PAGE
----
“Just chill out, you’re in Key West for God’s sake!” said a friend who is facing an extraordinarily difficult life transition, and who, for reasons that only a good friend does, put his turmoil aside and heard what must have seemed such petty concerns on my part.
He pointed out all the good things that exist in my life–from my kids to my great guy to my total flexibility to do whatever I please–be it to stick out the current Key West adventure or to make an eventual move that takes me closer to family and the friends I’ve had forever.
He provided me with the proverbial slap in the face. Yesterday was the predictable meltdown day. Yesterday was the low after the elation. Yesterday was pretty damn miserable. I wrote about it and tried very hard not to burden anyone else with it, then did anyway, as evidenced by my friend’s concern and comments to me.
At the end of the predictable meltdown day, my great guy surprised me by walking through the cottage door two days early and very late at night, tired and exhausted after working all evening and then driving three hours because, “You were upset. I needed to be here with you.” He drove back up north to work again today. He’s making dinner tomorrow when I get off work.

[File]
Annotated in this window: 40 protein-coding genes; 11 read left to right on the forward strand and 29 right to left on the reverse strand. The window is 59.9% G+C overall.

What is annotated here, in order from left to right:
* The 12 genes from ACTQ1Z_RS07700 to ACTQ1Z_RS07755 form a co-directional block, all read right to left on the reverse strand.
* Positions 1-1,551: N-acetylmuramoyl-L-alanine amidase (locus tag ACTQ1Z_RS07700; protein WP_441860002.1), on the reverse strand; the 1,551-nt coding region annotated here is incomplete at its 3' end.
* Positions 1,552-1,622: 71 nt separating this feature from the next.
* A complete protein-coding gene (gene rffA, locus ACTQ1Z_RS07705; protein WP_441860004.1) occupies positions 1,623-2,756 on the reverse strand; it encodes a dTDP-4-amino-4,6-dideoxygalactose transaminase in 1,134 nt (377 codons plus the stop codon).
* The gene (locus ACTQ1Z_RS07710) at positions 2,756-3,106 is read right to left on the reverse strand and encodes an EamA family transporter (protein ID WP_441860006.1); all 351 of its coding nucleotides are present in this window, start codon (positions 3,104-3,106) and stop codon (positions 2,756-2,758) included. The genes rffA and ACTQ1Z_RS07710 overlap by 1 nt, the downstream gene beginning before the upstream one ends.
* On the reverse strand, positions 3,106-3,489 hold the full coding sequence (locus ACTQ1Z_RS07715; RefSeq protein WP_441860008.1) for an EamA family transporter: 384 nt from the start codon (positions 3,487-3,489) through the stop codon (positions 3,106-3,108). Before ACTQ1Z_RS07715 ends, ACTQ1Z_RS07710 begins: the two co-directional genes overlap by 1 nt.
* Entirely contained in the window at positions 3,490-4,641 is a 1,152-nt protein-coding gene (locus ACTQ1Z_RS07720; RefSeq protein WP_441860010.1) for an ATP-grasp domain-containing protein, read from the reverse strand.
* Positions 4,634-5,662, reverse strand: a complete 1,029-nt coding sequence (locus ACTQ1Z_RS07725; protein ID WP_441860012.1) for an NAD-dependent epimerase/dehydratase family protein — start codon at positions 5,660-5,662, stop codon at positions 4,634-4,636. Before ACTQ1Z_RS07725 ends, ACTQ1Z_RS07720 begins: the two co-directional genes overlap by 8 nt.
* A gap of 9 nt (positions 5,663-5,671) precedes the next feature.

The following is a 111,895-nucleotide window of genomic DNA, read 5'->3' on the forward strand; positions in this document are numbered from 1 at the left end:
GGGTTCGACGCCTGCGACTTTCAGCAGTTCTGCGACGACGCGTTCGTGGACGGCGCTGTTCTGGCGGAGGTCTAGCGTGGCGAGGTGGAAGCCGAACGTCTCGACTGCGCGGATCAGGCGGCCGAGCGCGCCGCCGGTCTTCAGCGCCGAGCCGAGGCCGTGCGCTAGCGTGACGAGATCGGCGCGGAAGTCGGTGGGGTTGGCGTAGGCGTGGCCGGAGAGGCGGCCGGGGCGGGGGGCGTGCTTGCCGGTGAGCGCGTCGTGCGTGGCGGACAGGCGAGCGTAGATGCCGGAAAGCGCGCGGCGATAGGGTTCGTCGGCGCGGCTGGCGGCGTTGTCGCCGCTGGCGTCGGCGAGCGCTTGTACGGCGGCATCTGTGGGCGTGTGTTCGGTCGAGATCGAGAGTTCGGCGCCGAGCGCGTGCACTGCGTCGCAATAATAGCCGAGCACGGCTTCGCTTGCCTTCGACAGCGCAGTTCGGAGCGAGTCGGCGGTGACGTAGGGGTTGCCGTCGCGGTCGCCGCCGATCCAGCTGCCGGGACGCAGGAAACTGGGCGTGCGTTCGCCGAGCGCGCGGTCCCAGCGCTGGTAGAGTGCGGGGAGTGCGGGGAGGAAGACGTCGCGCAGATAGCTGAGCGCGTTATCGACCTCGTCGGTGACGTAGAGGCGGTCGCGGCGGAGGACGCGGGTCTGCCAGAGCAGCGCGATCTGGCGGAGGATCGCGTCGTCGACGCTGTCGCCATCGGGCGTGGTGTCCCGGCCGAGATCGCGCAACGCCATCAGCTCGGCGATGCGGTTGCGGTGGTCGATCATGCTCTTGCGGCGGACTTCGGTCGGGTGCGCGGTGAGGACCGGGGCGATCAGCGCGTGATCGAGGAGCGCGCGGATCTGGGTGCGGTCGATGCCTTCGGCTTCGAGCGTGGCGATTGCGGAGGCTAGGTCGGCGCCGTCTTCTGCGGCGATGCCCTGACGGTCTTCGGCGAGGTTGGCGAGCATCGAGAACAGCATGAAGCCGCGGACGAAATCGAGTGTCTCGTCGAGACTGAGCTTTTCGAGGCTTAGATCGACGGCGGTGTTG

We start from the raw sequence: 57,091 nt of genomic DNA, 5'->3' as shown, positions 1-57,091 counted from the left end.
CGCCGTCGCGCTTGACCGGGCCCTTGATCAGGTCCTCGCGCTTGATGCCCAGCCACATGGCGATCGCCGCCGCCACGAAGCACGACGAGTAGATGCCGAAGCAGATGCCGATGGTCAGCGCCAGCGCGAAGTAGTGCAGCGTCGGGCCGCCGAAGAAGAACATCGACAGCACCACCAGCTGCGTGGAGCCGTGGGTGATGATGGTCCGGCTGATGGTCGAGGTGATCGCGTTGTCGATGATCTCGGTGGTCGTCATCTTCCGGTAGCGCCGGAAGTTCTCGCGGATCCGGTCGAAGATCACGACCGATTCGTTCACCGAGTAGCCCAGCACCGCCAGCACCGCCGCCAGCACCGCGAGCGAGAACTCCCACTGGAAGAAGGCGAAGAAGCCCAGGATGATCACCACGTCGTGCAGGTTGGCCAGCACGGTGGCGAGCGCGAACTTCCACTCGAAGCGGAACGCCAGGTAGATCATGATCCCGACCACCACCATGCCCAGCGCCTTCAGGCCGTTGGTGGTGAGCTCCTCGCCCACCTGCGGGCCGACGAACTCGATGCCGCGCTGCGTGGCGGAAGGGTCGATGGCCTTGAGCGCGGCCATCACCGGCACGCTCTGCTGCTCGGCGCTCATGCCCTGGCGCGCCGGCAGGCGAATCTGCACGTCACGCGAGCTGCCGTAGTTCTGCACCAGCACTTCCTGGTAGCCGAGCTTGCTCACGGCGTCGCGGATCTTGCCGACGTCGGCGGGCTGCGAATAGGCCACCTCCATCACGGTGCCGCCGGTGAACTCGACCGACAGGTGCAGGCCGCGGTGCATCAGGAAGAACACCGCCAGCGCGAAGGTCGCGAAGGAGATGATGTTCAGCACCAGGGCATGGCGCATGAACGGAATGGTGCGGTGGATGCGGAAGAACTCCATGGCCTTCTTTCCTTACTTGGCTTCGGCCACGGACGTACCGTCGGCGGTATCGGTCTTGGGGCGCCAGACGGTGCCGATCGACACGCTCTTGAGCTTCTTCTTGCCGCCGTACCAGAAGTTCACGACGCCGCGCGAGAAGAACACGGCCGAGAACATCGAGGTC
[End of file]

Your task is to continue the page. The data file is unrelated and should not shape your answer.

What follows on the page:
I often write about my moments as they are unfolding, as I did yesterday. But I almost pulled yesterday’s post because it is, in retrospect, as bitingly personal and painful to read as it likely is eye-rolling-get-over-yourself material for my readers. On the other hand, my blog is my blog, and sometimes I selfishly pull my readers along to wallow with me.
The gift my friend gave me was his frank appraisal of my reality. The gift my great guy gave me was acknowledgment, understanding, and love when I would have completely understood had he acted otherwise.
I will miss my kids this Thanksgiving, scattered by distance and bound by work as each of us is. I will miss my oldest and dearest friends who say every day they will welcome me back into their fold at any time, any day. I will also miss my friend who helped shake me out of my self-imploding angst. I just want him to know that, and that I thank him and the few and special others who give a part of themselves to me when I need to hear from them the most.
I won’t be eating turkey. I won’t be with friends and family. I will be working.
But thanks to the gifts of friendship, family, and one very special guy, I am thankful for it all.